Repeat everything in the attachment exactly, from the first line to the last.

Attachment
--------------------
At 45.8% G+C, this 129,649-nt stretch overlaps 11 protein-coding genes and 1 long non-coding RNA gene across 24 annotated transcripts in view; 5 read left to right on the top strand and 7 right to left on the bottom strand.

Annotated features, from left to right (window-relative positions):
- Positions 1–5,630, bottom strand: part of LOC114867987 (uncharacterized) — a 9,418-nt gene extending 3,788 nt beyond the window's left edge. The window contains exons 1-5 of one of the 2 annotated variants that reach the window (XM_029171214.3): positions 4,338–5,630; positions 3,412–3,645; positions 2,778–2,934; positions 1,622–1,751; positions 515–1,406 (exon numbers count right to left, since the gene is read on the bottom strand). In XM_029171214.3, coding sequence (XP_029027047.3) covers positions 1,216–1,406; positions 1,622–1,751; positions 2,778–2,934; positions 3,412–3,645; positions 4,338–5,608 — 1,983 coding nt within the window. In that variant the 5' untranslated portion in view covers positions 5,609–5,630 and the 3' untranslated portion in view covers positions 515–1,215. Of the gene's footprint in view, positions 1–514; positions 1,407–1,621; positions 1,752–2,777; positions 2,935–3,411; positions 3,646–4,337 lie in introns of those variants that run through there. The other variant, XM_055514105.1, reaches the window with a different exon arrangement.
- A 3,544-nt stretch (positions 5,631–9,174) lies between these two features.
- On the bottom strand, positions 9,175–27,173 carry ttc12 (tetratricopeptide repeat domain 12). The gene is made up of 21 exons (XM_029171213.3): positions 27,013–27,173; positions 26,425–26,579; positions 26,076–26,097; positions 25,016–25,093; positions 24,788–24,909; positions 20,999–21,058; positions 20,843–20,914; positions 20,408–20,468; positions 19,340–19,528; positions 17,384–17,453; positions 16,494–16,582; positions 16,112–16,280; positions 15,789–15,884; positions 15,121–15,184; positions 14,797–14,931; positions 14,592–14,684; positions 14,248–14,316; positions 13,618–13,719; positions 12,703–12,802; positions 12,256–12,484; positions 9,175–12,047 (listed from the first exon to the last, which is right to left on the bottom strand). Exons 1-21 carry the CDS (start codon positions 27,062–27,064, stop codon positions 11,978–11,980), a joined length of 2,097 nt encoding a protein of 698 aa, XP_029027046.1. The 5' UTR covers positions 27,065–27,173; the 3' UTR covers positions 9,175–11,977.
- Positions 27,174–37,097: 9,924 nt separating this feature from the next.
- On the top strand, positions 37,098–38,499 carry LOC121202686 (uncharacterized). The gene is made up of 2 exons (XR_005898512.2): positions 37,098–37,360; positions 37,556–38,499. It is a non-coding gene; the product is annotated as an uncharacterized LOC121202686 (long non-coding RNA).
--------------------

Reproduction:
At 45.8% G+C, this 129,649-nt stretch overlaps 11 protein-coding genes and 1 long non-coding RNA gene across 24 annotated transcripts in view; 5 read left to right on the top strand and 7 right to left on the bottom strand.

Annotated features, from left to right (window-relative positions):
- Positions 1–5,630, bottom strand: part of LOC114867987 (uncharacterized) — a 9,418-nt gene extending 3,788 nt beyond the window's left edge. The window contains exons 1-5 of one of the 2 annotated variants that reach the window (XM_029171214.3): positions 4,338–5,630; positions 3,412–3,645; positions 2,778–2,934; positions 1,622–1,751; positions 515–1,406 (exon numbers count right to left, since the gene is read on the bottom strand). In XM_029171214.3, coding sequence (XP_029027047.3) covers positions 1,216–1,406; positions 1,622–1,751; positions 2,778–2,934; positions 3,412–3,645; positions 4,338–5,608 — 1,983 coding nt within the window. In that variant the 5' untranslated portion in view covers positions 5,609–5,630 and the 3' untranslated portion in view covers positions 515–1,215. Of the gene's footprint in view, positions 1–514; positions 1,407–1,621; positions 1,752–2,777; positions 2,935–3,411; positions 3,646–4,337 lie in introns of those variants that run through there. The other variant, XM_055514105.1, reaches the window with a different exon arrangement.
- A 3,544-nt stretch (positions 5,631–9,174) lies between these two features.
- On the bottom strand, positions 9,175–27,173 carry ttc12 (tetratricopeptide repeat domain 12). The gene is made up of 21 exons (XM_029171213.3): positions 27,013–27,173; positions 26,425–26,579; positions 26,076–26,097; positions 25,016–25,093; positions 24,788–24,909; positions 20,999–21,058; positions 20,843–20,914; positions 20,408–20,468; positions 19,340–19,528; positions 17,384–17,453; positions 16,494–16,582; positions 16,112–16,280; positions 15,789–15,884; positions 15,121–15,184; positions 14,797–14,931; positions 14,592–14,684; positions 14,248–14,316; positions 13,618–13,719; positions 12,703–12,802; positions 12,256–12,484; positions 9,175–12,047 (listed from the first exon to the last, which is right to left on the bottom strand). Exons 1-21 carry the CDS (start codon positions 27,062–27,064, stop codon positions 11,978–11,980), a joined length of 2,097 nt encoding a protein of 698 aa, XP_029027046.1. The 5' UTR covers positions 27,065–27,173; the 3' UTR covers positions 9,175–11,977.
- Positions 27,174–37,097: 9,924 nt separating this feature from the next.
- On the top strand, positions 37,098–38,499 carry LOC121202686 (uncharacterized). The gene is made up of 2 exons (XR_005898512.2): positions 37,098–37,360; positions 37,556–38,499. It is a non-coding gene; the product is annotated as an uncharacterized LOC121202686 (long non-coding RNA).